Final Fantasy: Four Heroes of Light is an eight-week old kitten. It's got huge green eyes, a little pink nose and ears that twitch when it sleeps; the very definition of cute. Yet if you were to try and scoop it up for a cuddle, it'd scratch your eyes out with knife-like claws. Only the most experienced of cat owners can tame the tiny beast, which will tear your skin to shreds unless you know exactly how to treat it, and Four Heroes of Light should be handled with the same care. It makes use of gorgeous pop-up book visuals, cel-shaded with faint water-coloured hues, to look as if it was designed for a six year-old girl. The RPG mechanics underneath, however, are ball-bustingly hard. Six year old girls are going to get their asses kicked.

The first half an hour of the game lets players know from the off there will be absolutely no hand-holding here. After accepting a quest to save a princess (the game revels in its role playing clichés) the young Brandt (although you can name him whatever you want) is thrown out into the world with nothing more than a basic sword and a potion. You have no allies, no spells and no option to run away. You'll die a lot. Thankfully, each time you do you'll be returned to the nearest town, with all your hard earned experience points left intact. You might lose a few gems - precious rocks that can be swapped for even more precious Gil - but you'll be ready to fight another day.

After dying three or four times, you'll make it far enough through the first dungeon (a cave, surprise surprise) to meet Jusqua, one of the other four heroes of light. Jusqua is a bit of a Billy-badass; rude and arrogant in equal quantities, but he sure knows how to swing a blade. This is fortuitous, because the first battle with him in tow is against a hulking great big Minotaur. The combat system is traditional in the best possible sense of the word; turn-based, with a simple interface and all the time in the world to make your decisions - none of that new-fangled ATB malarky. Instead of using MP, however, the game makes use of a five point ability system. Casting a fire spell, for example, expends two ability points, but these can be replenished at any stage by sacrificing a turn to 'boost'. This might not be an immediately enticing option, but doing so will also increase your defence. Boosting quickly becomes a staple of combat, and is absolutely vital in downing tougher enemies.

After saving Princess Aire, who just so happens to be another of the four heroes of light, the crown system becomes available. Essentially evolutions of the age-old job system, crowns allow the player to change the class of their character on the fly by changing the item on their head. The first crown you come across is known as the Wayfarers hat, which boosts all attributes by a point as well as offering the ability to escape - an incredibly important skill early on in the game, I can tell you. Later on you'll come across black mages crowns, white mages crowns, crowns for warriors and crowns for thieves. Each crown is reflected in your character's in game appearance, too, as well as any other robes, shields or suits of armour you might happen upon.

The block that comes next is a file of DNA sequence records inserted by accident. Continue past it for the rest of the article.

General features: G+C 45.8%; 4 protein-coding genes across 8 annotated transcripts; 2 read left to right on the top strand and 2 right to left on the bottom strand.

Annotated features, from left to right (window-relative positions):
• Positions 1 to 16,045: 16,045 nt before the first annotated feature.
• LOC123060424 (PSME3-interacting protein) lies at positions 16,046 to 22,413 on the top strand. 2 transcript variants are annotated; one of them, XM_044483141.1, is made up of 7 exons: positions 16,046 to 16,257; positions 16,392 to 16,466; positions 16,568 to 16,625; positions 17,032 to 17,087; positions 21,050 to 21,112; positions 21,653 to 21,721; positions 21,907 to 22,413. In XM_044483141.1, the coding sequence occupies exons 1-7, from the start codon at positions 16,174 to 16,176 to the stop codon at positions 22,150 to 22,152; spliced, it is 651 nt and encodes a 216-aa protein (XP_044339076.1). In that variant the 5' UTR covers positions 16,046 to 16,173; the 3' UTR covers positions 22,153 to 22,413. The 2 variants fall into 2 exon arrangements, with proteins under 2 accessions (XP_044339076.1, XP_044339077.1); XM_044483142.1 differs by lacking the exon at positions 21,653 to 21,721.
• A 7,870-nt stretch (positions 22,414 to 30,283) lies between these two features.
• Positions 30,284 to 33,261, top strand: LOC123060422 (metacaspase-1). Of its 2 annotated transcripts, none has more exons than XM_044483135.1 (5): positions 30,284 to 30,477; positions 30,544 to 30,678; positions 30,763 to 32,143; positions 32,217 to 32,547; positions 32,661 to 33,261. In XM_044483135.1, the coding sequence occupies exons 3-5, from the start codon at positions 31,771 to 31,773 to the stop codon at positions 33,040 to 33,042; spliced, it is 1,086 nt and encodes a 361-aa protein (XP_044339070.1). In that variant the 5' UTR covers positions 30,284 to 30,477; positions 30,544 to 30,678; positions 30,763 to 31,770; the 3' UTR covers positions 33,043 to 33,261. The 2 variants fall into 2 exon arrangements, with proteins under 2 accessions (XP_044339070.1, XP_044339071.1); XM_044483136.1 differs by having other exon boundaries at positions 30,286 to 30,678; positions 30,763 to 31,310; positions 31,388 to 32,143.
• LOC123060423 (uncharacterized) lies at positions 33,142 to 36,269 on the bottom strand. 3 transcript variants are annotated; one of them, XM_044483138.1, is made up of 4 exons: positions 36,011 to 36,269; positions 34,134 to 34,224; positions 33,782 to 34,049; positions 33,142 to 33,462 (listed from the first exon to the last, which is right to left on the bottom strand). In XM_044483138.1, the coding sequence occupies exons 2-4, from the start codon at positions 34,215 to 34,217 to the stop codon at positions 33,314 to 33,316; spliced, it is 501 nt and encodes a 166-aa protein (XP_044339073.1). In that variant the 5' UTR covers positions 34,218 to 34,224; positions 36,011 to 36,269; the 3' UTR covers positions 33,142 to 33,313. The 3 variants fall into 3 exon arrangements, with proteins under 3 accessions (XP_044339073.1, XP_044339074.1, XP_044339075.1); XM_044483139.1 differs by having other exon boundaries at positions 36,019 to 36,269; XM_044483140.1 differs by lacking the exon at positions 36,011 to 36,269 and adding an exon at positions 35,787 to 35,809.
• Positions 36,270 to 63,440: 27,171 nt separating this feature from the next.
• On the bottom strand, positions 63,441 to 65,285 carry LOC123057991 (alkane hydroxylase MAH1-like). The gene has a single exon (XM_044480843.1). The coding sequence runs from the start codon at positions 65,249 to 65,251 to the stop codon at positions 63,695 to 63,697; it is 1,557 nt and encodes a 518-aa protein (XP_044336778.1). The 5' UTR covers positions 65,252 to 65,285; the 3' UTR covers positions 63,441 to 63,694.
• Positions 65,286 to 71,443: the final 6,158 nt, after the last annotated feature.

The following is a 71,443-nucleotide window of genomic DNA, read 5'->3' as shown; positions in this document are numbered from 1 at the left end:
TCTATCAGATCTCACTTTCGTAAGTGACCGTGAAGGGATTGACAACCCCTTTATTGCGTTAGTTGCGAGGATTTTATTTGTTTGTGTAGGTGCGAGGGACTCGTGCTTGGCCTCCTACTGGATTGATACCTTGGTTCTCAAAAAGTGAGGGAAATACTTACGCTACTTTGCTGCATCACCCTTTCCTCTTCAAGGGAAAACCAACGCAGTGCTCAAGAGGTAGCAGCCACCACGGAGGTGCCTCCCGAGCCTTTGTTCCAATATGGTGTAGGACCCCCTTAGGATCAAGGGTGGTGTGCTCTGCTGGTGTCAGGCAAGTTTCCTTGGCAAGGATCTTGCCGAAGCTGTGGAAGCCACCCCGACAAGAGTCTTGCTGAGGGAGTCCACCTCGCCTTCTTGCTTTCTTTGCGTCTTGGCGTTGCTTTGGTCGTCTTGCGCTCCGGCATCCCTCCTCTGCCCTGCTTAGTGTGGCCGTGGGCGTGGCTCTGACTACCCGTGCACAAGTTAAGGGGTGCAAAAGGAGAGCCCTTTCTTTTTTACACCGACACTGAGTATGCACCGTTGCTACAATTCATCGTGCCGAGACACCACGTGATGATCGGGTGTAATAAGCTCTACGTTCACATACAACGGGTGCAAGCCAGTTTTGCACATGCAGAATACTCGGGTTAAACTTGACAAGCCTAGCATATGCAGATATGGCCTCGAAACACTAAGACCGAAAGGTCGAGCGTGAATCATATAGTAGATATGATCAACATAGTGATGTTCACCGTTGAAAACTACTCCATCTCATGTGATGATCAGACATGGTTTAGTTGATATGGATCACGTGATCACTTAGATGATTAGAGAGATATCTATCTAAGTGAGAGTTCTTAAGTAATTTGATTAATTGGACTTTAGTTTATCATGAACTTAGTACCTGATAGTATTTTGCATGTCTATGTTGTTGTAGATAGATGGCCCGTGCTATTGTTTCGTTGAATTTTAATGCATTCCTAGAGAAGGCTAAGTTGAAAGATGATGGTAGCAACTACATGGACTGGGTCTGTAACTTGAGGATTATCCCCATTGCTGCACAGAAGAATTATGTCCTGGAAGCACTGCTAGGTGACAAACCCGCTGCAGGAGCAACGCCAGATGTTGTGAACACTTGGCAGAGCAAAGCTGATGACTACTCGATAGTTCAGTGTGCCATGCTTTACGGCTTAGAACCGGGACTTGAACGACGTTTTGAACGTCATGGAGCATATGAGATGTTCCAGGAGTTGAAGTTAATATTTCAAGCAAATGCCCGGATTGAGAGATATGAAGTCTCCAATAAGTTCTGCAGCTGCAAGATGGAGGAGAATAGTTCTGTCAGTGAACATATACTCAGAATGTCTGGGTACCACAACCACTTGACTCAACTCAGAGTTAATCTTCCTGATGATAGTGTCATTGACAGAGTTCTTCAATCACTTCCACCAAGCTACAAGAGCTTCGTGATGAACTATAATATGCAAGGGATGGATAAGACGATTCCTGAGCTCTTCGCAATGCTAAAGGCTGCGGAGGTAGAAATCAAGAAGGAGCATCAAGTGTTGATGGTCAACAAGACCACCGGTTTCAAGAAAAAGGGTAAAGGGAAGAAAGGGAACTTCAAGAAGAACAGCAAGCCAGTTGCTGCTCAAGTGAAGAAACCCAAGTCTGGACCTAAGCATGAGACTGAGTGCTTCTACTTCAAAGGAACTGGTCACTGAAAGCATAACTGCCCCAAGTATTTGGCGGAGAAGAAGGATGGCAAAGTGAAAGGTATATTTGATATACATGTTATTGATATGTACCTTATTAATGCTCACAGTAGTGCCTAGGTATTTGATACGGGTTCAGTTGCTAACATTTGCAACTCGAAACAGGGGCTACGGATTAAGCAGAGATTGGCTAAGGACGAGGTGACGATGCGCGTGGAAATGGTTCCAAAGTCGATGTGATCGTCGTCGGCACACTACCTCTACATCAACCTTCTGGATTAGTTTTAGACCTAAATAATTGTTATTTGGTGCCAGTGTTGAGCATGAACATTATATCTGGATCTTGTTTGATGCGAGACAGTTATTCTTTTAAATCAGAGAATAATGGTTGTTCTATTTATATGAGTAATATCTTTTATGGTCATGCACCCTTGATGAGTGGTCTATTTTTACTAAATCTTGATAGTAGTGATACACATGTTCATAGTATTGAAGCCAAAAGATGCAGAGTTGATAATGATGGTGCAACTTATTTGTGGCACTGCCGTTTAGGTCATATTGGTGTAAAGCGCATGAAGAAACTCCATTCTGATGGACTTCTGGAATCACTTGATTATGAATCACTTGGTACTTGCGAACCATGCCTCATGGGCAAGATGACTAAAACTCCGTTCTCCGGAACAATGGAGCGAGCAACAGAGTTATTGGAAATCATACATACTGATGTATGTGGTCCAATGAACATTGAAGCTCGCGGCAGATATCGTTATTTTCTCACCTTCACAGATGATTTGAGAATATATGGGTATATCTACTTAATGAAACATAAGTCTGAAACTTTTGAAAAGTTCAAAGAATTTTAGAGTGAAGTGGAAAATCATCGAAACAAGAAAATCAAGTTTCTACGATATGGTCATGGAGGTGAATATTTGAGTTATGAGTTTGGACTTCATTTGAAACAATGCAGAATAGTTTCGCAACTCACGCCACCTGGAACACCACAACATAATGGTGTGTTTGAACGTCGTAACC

Between the first main quest and the second, you'll find yourself grinding a lot in order to be on equal footing with new enemies. It subsequently takes time to get anywhere in the game, made worse by an infuriating lack of pointers and directions. Often you'll have no idea what to do, or where to go, and will end up aimlessly roaming about until you happen to stumble on something by accident. That said, I grew to quite like the exploration this forced. It might not sit well with those looking to plough straight through the story, but for anybody looking to lose themselves in the quaint world of the game it's a blessing in disguise.

The story doesn't take itself too seriously, quickly introducing new plot lines and rarely interrupting play with cutscenes. It presents a problem - a village turned to stone, a child kidnapped by pirates - and simply asks that you do the heroic thing and sort it out. There's an overarching narrative concerning a crystal to tie everything together, but this is left on the backburner for most of the game. The characters aren't developed to any crazy depths, but each has a distinct personality: Princess Aire is arrogant and obnoxious, spoilt by royalty; Yunita is patient and loyal, the perfect guardian for Aire; Jusqua couldn't give a crap about anything; and Brandt is your quintessential justice-obsessed adventurer. The foursome split up fairly early on, too, allowing the introduction of several new characters that join the adventure for a short while.

Four Heroes of Light also makes use of WiFi connectivity, allowing players to jump into the world of a friend for some co-operative adventuring. It's a nice bonus for those socially inclined, and works well in the context of four heroes - but I always find these multiplayer features go largely to waste. But that's probably just me.

Four Heroes of Light is a refreshing departure for the franchise, ditching pretty much every convention the series has established over the years. Chocobos, Moogles and Airships are nowhere to be found here, and if it wasn't for the words 'Final' and 'Fantasy' in the title, you might not have guessed it was part of the same series. This might disgruntle some Final Fantasy fans, but as a standalone experience this is an RPG that can hold its head high. Four Heroes of Light is very much its own thing; quaint and deceptively difficult - a combination that fans of the genre should grab hold of with both hands.